Articles

The metabolic role of glutamine

Author

Balzola FA, Boggio-Bertinet D

Date

3/1996

Journal

Minerva Gastroenterol Dietol

Abstract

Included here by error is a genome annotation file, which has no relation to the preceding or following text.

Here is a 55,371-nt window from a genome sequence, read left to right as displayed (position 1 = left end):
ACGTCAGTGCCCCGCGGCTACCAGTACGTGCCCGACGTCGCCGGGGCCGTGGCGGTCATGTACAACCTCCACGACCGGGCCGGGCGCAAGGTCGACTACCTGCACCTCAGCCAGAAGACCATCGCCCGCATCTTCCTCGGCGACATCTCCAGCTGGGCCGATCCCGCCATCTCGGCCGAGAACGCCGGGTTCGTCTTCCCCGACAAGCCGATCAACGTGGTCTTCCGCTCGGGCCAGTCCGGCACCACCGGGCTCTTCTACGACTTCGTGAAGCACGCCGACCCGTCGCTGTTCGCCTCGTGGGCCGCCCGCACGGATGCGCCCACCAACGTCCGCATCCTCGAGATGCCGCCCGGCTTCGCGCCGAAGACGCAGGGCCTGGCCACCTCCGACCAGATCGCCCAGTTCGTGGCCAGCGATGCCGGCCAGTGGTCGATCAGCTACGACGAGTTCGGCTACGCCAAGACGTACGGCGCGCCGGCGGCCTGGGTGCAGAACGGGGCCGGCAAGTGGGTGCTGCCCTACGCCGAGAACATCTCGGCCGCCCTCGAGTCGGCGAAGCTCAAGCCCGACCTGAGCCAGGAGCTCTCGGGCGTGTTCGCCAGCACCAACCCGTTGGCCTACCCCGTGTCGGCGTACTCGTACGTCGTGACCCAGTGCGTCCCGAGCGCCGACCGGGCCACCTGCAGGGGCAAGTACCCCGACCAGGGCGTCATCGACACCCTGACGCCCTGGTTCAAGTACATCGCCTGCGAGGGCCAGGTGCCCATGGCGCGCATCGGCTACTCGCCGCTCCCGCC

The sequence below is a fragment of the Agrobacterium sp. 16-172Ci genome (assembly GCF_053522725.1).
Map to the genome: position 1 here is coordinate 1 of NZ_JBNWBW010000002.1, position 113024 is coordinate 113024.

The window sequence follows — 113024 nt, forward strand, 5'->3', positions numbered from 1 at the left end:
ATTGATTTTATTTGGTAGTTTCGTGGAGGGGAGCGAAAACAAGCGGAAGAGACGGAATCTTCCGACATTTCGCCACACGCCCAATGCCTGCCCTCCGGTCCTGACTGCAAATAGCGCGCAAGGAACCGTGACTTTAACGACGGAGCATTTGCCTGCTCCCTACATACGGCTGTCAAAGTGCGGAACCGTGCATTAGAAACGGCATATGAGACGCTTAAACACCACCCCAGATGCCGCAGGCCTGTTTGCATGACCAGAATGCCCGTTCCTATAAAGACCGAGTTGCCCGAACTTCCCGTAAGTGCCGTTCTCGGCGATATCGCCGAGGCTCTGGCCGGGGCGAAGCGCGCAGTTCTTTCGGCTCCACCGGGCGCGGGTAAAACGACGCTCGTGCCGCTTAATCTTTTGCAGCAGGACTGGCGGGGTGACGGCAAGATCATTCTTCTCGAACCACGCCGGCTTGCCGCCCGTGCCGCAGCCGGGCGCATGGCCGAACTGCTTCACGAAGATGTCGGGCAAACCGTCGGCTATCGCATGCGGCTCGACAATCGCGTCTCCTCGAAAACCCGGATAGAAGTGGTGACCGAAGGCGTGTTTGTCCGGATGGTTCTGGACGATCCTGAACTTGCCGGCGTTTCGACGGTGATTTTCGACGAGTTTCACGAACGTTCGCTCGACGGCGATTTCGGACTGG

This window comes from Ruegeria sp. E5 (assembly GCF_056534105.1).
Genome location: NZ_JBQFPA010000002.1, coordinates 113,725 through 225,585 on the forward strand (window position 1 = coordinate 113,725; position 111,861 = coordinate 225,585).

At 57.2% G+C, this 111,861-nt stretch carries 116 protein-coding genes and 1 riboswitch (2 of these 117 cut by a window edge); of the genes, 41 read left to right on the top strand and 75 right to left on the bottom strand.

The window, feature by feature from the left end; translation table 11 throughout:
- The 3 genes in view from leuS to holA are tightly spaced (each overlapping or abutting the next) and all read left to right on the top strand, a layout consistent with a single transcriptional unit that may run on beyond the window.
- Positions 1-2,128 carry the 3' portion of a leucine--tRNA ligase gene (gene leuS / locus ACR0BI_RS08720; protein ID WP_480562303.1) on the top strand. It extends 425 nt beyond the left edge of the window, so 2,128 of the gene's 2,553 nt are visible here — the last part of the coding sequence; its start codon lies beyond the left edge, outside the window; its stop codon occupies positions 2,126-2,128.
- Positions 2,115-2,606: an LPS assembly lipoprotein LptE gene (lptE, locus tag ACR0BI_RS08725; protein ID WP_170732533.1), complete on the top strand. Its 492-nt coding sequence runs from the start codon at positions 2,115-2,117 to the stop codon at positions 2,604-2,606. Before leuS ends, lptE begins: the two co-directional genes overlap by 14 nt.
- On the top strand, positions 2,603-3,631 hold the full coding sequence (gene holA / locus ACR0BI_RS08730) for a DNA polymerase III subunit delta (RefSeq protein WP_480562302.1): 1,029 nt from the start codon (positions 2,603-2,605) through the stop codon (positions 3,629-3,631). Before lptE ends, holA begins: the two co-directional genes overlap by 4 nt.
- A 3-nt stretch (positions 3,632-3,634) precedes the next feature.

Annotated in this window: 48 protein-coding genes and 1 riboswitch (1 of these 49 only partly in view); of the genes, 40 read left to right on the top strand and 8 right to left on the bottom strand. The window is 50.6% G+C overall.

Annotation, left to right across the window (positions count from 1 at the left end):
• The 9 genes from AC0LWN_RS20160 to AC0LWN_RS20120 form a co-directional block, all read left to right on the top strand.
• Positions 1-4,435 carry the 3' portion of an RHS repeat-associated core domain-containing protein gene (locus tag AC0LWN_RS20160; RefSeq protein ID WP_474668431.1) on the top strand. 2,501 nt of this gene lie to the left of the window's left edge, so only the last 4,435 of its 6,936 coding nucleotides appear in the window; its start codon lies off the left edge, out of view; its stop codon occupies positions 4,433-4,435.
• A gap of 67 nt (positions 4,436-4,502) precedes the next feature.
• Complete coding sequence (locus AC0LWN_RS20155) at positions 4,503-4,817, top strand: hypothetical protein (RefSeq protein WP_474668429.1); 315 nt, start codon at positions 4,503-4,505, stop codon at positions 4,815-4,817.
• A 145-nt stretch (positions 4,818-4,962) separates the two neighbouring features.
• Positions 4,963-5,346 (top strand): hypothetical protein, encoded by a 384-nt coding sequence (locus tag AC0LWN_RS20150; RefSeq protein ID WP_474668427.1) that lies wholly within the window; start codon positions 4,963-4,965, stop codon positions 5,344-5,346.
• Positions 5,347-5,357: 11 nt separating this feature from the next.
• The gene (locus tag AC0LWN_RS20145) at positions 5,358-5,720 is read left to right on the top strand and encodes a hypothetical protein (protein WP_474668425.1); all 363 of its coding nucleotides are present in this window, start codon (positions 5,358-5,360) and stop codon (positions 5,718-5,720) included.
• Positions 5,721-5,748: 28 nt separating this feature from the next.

Glutamine is a non essential amino acid. Nevertheless it has to be considered a "conditionally essential" amino acid for several metabolic reactions in which it is involved. Glutamine is the most abundant amino acid in human plasma and muscle. Because glutamine is highly unsteady, it was never used for enteral and parenteral nutrition in the past. It appears to be a unique amino acid for rapidly proliferating cells serving as a preferred fuel compared to glucose. It seems to be essential for cellular replication such as a "nitrogen carrier" between the tissues. A deficiency state of glutamine causes morphology and functional changing and negative nitrogen metabolism. The need for glutamine is particularly high when metabolism is increased as in the critically ill (surgical stress, sepsis, inflammatory states, fasten, burns) especially in the tissues with a rapid cell turn-over. In these conditions the body requirements of glutamine appear to exceed the individual's muscle deposits (muscle is the most important place of synthesis and storage), causing an increased synthesis with a high energy waste and loss of muscle mass. Glutamine is essential for bowel mucosa trophism and its deficiency in all the catabolic states allows bacterial translocation. In these cases feeding is not sufficient to restore basal conditions. At present enteral or parenteral glutamine supplementations are of high interest for the feeding of critically ill patients.